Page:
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Remembering Award Winning Humanitarian Zelda Kaplan

By Maria Esteves – March 3, 2012

If only one life is spared, my existence has been justified, is the way humanitarian, celebrity artist Zelda Kaplan (1916-2012) lived her life. An artist who collects rare African ritual carvings from West Africa, a Golf champion, a professional dancer, and trainer in Ballroom International and Cuban style. Zelda’s findings of rare African ritual carvings in West Africa inspired her humanitarian efforts on marital violence, FGM (Female Genital Mutilation), and the right of a wife to inherit.

On Wednesday, February 15, 2012, while sitting front row at Joanna Mastroianni Fall 2012 runway show during Mercedes-Benz Fashion Week New York, Zelda Kaplan collapsed and passed away into eternity. I had the distinct privilege of interviewing Award winning Humanitarian Zelda Kaplan in New York, Wednesday, November 29, 2006.

ME: What inspired the need to serve humanity?

ZK: In the late 1960’s, I went to Israel with my mother and two sisters. It was a beautiful trip. As a member of the American Museum of Natural History, I attended lectures and had the fortune of meeting Dr. Margaret Mead, one of our greatest anthropologists. The lectures peeked my interest in ritual carvings.

In the 1970’s, I made my first trip to West Africa, which is famous for Ritual Carvings. While renting a little dirt house in the villages, I learned about marital violence and heard women screaming abruptly during the day and at night. I felt I had to do something. I began to invite the men and women for coffee and talk to them about my life, my two husbands, and how we negotiated our problems with conversation.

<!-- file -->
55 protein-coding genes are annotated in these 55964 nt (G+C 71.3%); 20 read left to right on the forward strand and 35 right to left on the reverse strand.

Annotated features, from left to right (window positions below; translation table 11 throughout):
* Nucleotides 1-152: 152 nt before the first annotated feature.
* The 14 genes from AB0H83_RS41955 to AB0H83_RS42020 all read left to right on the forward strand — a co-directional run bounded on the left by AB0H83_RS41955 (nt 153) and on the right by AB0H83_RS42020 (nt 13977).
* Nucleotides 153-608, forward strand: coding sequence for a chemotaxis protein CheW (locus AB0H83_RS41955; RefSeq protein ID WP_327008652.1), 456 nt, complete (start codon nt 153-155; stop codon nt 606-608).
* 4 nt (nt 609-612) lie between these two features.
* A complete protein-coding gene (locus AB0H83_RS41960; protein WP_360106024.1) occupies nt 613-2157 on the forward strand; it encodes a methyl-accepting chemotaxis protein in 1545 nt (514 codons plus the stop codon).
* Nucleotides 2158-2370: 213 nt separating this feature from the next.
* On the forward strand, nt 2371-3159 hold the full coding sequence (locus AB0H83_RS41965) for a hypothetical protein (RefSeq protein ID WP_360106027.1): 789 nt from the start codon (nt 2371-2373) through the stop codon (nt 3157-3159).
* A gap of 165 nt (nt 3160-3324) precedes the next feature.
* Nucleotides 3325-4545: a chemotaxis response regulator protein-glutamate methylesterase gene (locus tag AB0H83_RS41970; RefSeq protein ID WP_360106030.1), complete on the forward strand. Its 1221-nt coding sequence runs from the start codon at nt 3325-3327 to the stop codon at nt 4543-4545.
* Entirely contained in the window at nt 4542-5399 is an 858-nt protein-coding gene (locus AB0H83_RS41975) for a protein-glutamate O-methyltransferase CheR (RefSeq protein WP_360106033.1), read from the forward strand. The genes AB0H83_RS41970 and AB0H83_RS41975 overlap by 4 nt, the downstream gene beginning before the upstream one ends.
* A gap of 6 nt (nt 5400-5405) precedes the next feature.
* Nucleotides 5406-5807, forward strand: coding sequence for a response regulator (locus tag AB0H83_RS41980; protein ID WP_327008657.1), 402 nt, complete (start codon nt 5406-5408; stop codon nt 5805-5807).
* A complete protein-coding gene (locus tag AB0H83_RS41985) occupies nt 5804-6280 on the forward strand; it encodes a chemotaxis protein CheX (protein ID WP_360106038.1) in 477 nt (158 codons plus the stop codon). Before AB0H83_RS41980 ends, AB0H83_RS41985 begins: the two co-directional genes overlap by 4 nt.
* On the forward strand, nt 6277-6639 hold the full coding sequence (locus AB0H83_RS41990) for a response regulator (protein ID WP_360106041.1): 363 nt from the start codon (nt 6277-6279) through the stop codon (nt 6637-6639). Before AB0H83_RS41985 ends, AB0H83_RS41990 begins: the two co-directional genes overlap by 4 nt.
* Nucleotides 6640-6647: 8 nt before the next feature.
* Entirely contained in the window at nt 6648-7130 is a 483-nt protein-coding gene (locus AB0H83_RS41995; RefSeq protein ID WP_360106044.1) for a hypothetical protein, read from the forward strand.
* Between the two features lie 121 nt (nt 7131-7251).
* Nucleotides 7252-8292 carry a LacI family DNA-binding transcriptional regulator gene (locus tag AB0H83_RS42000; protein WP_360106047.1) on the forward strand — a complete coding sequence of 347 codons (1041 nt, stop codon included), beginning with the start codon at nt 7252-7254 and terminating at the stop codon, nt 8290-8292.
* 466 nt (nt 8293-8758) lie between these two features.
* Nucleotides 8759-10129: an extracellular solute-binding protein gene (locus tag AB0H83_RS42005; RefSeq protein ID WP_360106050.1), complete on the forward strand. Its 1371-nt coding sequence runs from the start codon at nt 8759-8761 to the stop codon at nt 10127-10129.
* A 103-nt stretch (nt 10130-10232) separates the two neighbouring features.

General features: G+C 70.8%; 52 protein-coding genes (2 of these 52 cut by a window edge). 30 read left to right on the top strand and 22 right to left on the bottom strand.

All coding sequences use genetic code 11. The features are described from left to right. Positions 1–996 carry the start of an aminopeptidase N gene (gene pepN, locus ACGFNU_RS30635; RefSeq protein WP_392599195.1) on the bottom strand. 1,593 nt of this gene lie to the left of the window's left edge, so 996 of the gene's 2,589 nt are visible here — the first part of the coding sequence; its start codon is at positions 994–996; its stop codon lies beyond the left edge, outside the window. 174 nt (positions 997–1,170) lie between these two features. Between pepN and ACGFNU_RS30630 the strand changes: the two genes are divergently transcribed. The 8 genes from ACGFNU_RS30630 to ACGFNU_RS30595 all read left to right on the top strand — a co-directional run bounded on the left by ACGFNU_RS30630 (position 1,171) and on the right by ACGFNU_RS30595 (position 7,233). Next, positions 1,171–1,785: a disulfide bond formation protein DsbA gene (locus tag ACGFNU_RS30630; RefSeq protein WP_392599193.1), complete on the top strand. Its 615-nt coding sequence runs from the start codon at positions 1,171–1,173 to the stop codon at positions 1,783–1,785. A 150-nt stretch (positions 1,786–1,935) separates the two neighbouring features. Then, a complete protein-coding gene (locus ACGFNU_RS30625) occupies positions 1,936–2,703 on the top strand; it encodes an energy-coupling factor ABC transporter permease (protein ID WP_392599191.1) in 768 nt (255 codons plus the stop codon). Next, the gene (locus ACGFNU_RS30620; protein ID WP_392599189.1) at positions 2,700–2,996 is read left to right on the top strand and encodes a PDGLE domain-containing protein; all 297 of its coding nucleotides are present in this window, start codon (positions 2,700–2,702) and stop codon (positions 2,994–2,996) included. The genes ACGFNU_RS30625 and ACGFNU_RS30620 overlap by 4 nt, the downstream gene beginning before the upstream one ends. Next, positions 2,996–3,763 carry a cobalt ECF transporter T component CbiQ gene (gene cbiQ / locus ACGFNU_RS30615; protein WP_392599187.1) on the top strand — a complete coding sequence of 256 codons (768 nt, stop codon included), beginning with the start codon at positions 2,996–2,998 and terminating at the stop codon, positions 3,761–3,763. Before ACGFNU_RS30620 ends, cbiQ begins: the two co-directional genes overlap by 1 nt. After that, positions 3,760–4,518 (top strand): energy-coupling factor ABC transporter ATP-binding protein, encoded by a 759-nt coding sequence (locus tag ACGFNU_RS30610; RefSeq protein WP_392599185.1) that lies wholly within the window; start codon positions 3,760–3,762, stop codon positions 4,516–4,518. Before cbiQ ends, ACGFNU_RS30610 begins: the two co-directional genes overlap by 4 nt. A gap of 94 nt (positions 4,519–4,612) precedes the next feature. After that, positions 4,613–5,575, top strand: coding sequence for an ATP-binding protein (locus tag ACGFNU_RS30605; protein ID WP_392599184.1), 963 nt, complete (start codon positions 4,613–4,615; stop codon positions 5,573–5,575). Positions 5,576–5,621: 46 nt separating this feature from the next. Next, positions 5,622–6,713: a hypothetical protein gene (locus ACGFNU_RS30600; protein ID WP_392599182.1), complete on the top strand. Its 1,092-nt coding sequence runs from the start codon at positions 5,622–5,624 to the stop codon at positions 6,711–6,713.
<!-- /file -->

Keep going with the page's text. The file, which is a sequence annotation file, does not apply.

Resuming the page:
In 1983, I made my first trip to Ethiopia and a young Canadian woman who was a volunteer staying at a hotel in the capital city of Addis Ababa informed me about Female Genital Mutilation (FGM), the cutting of the clitoris and/or labia - a tiny opening is kept to allow passage of urine. The people that perform the procedure are indigenous. They use glass, stone or a little knife and also cut into the anus or bladder. The procedure has been going on for thousands of years as a ritual. In the village, the women are told the cutting makes her clean. A man becomes sterile and brings bad luck to the whole village if he marries a woman who is not cut. When I returned to New York, I began to research the physiological effects of FGM.